Chippy overturns deep fried Mars Bar banner ban

Simon Q on Flickr

deep fried Mars Bar

CONTRARY to now popular belief, the deep fried Mars Bar doesn’t rank alongside haggis and porridge as traditional Scottish fare, and is not something that Scottish children have grown up eating.
Instead, the ridiculous snack popped up as a culinary reference at some point in the mid-90s, as much a publicity stunt as a regular choice at the chippy.
The Carron Fish Bar in Stonehaven, Aberdeenshire, claims to be the home of the batter-covered chocolate bar, and that particular chippy got a blaze of publicity when Scottish paper the Daily Record reported on “Scotland’s craziest takeaway” back in 1995.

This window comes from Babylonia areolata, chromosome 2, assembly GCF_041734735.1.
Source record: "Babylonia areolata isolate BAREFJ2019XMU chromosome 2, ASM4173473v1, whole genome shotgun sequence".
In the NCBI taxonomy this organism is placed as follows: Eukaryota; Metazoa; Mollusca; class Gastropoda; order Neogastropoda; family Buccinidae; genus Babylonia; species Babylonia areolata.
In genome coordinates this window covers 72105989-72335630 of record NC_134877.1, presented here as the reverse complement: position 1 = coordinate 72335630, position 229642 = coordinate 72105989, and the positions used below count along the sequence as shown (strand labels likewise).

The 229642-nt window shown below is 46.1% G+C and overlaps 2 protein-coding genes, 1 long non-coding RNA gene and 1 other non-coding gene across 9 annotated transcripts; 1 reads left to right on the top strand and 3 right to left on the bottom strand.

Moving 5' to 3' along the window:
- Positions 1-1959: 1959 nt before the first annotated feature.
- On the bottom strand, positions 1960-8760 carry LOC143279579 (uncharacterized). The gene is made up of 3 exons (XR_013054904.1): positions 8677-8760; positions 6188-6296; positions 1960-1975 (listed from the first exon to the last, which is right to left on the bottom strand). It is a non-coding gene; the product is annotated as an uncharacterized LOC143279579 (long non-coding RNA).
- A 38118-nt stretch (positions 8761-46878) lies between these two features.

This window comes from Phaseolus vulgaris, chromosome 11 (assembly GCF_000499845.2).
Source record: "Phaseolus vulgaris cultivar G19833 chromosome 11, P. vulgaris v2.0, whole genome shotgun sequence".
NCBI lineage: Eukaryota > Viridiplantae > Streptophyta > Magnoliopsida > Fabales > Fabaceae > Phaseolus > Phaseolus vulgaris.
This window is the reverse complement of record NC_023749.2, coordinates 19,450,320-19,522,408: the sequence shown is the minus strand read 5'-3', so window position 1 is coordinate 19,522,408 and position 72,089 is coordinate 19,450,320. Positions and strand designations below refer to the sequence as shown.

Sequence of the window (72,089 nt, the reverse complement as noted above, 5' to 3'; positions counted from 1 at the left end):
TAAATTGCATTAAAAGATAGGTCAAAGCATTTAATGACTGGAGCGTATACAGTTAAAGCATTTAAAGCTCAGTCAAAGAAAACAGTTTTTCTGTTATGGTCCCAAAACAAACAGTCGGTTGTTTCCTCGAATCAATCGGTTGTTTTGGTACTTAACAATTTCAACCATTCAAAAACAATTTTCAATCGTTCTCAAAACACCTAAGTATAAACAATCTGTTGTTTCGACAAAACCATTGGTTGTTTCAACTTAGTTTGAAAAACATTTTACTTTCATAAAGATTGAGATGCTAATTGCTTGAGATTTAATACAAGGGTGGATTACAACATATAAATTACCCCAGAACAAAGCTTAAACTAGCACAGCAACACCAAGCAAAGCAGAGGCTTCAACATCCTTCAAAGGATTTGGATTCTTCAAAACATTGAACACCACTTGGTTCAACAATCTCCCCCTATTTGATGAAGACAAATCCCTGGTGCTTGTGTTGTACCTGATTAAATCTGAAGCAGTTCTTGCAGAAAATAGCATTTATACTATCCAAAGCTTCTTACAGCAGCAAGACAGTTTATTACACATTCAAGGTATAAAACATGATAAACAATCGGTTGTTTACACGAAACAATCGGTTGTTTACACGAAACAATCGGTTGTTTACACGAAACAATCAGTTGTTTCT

The same chippy has had another advertising shot in the arm in the 2015, with a campaign against a local council decision to remove a banner proclaiming The Carron to be “the birthplace of the world famous deep fried Mars Bar.”
In a local authority bid to prettify the fishing village, an edict was issued to have the banner removed from the front of the building. But owner Lorraine Watson gathered support to keep the banner, which she says attracts tourists from all over the world who queue to buy the unusual snack and have their picture snapped under the sign.
Now Aberdeenshire Council has been forced into a climbdown, says Watson, telling The Guardian newspaper that the official who had instructed the removal had now apologised: “He was back-tracking from it, and said that he hoped he hadn’t caused me any inconvenience. In fact, he’s done me a power of good.
“I’ve even had the Financial Times on the phone this morning and people passing the chip shop have been hooting their horns in support.”
The deep fried Mars Bar seems set to remain a cultural touchstone, at least as far as tourists are concerned, for some time yet.

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